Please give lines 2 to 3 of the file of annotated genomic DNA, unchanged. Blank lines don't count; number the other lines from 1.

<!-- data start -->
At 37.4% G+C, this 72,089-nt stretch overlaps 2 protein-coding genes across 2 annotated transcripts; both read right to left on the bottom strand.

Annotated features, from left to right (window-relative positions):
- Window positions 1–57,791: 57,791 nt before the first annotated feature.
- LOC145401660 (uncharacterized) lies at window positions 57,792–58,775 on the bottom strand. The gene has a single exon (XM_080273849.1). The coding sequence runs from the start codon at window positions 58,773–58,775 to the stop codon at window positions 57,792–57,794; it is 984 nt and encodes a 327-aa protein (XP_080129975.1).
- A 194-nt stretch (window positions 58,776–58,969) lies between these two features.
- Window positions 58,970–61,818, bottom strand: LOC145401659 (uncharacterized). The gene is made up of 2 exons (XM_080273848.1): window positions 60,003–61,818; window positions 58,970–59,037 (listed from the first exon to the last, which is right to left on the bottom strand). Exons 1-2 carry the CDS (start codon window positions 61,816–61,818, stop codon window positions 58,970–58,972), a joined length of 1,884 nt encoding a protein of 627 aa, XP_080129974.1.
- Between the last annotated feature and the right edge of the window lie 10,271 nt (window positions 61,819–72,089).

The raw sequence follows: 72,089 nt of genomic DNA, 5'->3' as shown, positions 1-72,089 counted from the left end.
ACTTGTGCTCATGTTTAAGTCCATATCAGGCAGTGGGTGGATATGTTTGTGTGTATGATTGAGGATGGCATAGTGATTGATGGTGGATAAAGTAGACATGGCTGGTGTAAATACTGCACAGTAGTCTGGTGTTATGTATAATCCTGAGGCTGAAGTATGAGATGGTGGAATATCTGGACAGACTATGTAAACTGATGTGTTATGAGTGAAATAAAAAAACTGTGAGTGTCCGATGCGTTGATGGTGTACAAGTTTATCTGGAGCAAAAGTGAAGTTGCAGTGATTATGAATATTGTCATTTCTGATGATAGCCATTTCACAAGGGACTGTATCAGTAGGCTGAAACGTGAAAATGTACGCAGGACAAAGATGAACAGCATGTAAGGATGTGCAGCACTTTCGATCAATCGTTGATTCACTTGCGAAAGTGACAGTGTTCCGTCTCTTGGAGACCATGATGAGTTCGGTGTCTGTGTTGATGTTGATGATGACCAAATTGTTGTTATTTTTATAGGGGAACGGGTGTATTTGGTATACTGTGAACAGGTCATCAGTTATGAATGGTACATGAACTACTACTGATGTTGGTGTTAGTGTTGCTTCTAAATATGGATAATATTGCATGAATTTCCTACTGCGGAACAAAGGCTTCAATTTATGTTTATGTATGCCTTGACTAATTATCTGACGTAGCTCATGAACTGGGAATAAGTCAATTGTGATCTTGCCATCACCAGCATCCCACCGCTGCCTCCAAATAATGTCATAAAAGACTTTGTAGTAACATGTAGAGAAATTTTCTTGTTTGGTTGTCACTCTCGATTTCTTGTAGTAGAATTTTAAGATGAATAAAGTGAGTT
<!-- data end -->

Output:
Annotated features, from left to right (window-relative positions):
- Window positions 1–57,791: 57,791 nt before the first annotated feature.